Have you ever been in Windows File Explorer and just need to quickly open a PowerShell prompt in a folder? Do you want a open powershell window here option or open command window here option? If so, you’re in luck. In this tutorial, you’re going to learn how to open PowerShell in a specific folder when using Windows file explorer.
Table of Contents
If you intend to follow along, be sure you have the following:
- A Windows 10, Windows Server 2016, or Windows Server 2019 host. This tutorial will use Windows 10.
- Logged in with a local account in the Administrators group or at least with rights to elevate to administrator, if necessary.
Opening PowerShell via the Address Bar
File Explorer has an element at the top of the window that allows you to run programs just like if you were at a command line. You can invoke PowerShell from this address bar by pressing CTRL. From within File Explorer:
- Press and hold the ALT or CTRL key.
- Press the D or L key. This places the cursor in the address bar.
powershelland press Enter. PowerShell will be opened in the current directory.
If you are logged in as the Administrator, then you will be in an administrative prompt for both PowerShell and Command Prompt.
The animated gif below is what you should see on your screen:
Opening PowerShell via the File Menu
Another handy way to open PowerShell in File Explorer is to use the file menu. Using the file menu, you could use the mouse or keyboard shortcut. Pressing ALT allows you to open the file menu. Within File Explorer:
- Press and hold the ALT key.
- Press the F key. This will open the file menu.
- Press the S key. This option will select Open Windows PowerShell and will expand another sub-menu.
- Lastly, press the R key. PowerShell will open in the current directory.
If you need to open PowerShell as an administrator, use hit A instead of R.
The animated gif below shows what the process should look like:
ALTkey while navigating the context menu will display keys to use to jump through menus. The shortcut keys work in Windows 10, Windows Server 2016, and Windows Server 2019.
Building a Custom PowerShell Context Menu
Now that you have all the shortcut keys in your toolbox, it’s time to dive a little deeper and build a context menu within File Explorer.
A context menu is the menu that you see when you right-click on an item in Windows.
Using a specially placed Windows registry key, you can create a custom context menu item to quickly open a PowerShell window when you right click inside of a folder. Let’s change that.
If you right click within a folder in File Explorer, you’ll see below that there is no context menu entry for opening PowerShell.
However, if hold SHIFT key and then right click in a folder, you’ll then see the context menu item below.
Let’s build a custom context menu item that’ll allow you to open a PowerShell window without holding Shift key.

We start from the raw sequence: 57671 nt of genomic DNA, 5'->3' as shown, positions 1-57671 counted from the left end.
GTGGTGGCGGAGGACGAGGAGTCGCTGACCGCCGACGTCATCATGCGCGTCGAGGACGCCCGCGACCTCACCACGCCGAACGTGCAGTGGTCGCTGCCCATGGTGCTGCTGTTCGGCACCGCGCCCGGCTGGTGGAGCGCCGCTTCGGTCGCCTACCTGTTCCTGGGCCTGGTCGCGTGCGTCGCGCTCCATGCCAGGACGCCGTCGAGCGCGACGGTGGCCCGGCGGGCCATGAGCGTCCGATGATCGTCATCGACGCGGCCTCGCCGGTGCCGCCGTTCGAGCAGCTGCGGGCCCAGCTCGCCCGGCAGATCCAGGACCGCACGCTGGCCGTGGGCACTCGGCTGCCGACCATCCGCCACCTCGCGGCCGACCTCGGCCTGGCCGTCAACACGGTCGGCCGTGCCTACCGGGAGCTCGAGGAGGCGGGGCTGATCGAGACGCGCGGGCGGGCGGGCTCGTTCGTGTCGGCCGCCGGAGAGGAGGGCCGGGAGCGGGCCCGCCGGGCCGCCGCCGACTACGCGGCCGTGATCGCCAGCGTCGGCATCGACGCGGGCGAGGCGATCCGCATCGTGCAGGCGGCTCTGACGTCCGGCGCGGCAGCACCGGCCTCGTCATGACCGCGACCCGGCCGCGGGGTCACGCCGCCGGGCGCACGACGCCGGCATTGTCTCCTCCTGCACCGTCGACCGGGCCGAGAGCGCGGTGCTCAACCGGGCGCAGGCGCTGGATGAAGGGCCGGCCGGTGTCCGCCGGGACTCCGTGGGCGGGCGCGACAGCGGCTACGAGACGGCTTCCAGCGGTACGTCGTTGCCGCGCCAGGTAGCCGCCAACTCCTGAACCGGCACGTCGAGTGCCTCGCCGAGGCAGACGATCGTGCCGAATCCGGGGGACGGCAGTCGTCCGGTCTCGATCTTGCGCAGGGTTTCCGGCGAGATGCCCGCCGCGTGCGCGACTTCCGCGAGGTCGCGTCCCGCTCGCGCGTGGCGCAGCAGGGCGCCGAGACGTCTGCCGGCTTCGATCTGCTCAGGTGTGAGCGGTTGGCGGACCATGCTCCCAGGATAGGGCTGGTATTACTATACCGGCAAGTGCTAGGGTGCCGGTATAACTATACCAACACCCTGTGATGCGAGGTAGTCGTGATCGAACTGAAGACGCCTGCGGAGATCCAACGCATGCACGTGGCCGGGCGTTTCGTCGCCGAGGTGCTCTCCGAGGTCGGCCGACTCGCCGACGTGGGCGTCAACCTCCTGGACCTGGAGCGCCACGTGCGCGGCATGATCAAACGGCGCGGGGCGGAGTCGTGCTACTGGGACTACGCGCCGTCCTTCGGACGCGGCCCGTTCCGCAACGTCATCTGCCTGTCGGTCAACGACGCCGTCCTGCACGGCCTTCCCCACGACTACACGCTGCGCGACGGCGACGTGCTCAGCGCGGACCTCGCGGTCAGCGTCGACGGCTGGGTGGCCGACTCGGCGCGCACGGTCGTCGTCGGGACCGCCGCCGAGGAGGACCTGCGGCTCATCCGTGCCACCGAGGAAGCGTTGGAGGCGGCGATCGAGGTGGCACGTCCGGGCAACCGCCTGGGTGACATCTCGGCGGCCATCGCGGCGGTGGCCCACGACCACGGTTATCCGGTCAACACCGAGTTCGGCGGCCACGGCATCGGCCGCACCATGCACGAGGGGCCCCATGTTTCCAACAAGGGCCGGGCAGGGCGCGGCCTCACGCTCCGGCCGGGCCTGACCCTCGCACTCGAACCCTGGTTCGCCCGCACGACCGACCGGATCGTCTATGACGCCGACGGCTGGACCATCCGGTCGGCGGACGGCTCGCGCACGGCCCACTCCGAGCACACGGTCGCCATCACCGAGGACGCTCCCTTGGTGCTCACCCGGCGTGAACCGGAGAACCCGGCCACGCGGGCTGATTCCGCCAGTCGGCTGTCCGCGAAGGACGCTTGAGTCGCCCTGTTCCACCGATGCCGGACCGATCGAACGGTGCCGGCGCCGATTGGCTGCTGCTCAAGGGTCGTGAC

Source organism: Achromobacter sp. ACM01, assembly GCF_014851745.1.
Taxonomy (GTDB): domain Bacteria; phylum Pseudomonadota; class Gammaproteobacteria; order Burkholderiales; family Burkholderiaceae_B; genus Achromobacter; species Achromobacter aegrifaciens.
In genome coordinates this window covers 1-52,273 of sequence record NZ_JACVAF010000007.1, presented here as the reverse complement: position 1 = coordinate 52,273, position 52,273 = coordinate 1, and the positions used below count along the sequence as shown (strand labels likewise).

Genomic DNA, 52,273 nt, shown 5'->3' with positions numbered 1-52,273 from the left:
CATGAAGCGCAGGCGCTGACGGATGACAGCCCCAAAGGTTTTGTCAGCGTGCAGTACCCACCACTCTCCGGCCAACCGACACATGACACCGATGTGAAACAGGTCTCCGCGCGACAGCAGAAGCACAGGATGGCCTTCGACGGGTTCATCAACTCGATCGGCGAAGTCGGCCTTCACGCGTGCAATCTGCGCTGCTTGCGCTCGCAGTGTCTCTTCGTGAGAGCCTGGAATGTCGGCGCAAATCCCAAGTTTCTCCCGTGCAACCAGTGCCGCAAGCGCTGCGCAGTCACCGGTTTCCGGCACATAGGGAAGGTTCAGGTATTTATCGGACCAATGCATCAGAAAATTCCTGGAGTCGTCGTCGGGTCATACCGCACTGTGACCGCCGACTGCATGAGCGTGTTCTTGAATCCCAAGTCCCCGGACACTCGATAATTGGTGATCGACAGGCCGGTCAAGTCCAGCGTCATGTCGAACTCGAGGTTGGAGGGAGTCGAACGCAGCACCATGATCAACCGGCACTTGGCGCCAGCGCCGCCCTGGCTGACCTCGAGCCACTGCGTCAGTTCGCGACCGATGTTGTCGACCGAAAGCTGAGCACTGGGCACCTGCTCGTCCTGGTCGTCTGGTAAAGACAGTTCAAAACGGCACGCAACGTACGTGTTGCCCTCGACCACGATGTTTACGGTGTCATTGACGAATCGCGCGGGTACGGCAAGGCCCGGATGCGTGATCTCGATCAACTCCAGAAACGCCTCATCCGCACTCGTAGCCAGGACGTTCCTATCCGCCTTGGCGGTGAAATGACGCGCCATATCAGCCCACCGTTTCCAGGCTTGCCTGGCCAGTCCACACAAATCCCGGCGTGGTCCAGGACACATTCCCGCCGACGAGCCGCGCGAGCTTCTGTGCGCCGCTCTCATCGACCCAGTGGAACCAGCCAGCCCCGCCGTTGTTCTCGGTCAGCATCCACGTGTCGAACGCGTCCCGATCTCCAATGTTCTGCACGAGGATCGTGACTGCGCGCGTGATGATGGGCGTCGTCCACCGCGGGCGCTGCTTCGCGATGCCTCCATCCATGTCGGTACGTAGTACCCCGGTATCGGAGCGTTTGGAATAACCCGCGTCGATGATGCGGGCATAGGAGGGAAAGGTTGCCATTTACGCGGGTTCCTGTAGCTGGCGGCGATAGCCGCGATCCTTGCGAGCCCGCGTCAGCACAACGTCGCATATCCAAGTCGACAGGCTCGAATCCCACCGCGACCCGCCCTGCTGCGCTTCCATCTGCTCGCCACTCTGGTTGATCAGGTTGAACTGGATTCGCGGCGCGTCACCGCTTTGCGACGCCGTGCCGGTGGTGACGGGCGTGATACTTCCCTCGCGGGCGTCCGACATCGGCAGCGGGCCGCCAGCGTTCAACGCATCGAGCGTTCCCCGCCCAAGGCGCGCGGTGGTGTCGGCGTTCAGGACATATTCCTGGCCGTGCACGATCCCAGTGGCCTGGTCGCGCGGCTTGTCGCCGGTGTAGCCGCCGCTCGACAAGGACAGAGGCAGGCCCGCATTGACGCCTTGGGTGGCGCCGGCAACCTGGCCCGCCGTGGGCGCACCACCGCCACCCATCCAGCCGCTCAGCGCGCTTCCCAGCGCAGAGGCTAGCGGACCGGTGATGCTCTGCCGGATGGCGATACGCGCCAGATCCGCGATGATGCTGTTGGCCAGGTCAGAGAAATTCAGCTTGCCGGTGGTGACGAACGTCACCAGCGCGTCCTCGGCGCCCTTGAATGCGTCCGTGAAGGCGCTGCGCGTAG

To create a custom context menu item, you must create a few different Windows registry keys and values. These values, when created, will instantly create a custom context menu item.
Below are the following Windows registry keys and values necessary:
|HKCR:\Directory\shell\powershellmenu||(Default)||Open PowerShell Here|
|HKCR:\Directory\shell\powershellmenu\command||(Default)||C:\Windows\system32\WindowsPowerShell\v1.0\powershell.exe -NoExit -Command Set-Location -LiteralPath ‘%L’|
|HKCR:\Directory\shell\runas||(Default)||Open PowerShell Here as Administrator|
|HKCR:\Directory\shell\runas||HasLUAShield||This adds a built-in icon for elevated prompts|
To add the custom context menu, you can create the above keys and values manually or you can use a PowerShell script to do the dirty work for you.
Below is a script you can use to quickly create all of the necessary keys and values in one shot.
$Menu = 'Open PowerShell Here' $Command = "C:\Windows\system32\WindowsPowerShell\v1.0\powershell.exe -NoExit -Command Set-Location -LiteralPath '%L'" $RunAsMenu = 'Open PowerShell Here as Administrator' HKCR doesn't exist by defualt in PSDrives, so you need to create it. New-PSDrive -PSProvider Registry -Root HKEY_CLASSES_ROOT -Name HKCR Now create the keys and values (non-admin) New-Item -Path HKCR:\Directory\shell -Name 'powershellmenu' -Force | Set-ItemProperty -Name '(Default)' -Value $Menu New-Item -Path HKCR:\Directory\shell\powershellmenu\command -Force | Set-ItemProperty -Name '(Default)' -Value $Command Now create the keys and values (admin) New-Item -Path HKCR:\Directory\shell -Name 'runas' -Force | Set-ItemProperty -Name '(Default)' -Value $RunAsMenu # This adds a built-in icon for elevated prompts New-ItemProperty -Path HKCR:\Directory\shell\runas\ -Name HasLUAShield -Value '' New-Item -Path HKCR:\Directory\shell\runas\command -Force | Set-ItemProperty -Name '(Default)' -Value $Command
When you’ve finished creating the registry keys and values, you should see a value that looks like below:
Testing Out the PowerShell Custom Menu Item
Once complete, close the Windows registry editor if you have it open and right click on any folder within File Explorer. You should now see the new Open PowerShell Here context menu entry you created!
Below is the new context menu Open PowerShell Here option in action:
Now that you know all the ways to open a PowerShell window within File Explorer, what else can you add to your context menus to increase your file explorer productivity? Maybe you can add a Open Command Prompt Here or experiment with opening different PowerShell profiles using context menus. Try adding an icon to the context menu even!
More from Adam The Automator & Friends
Expose REST APIs, schedule jobs, and provide custom user interfaces with the platform built for PowerShell to integrate with anything.
We’ve put together a list of the resources we, at ATA, can wholeheartedly recommend!
Why not write on a platform with an existing audience and share your knowledge with the world?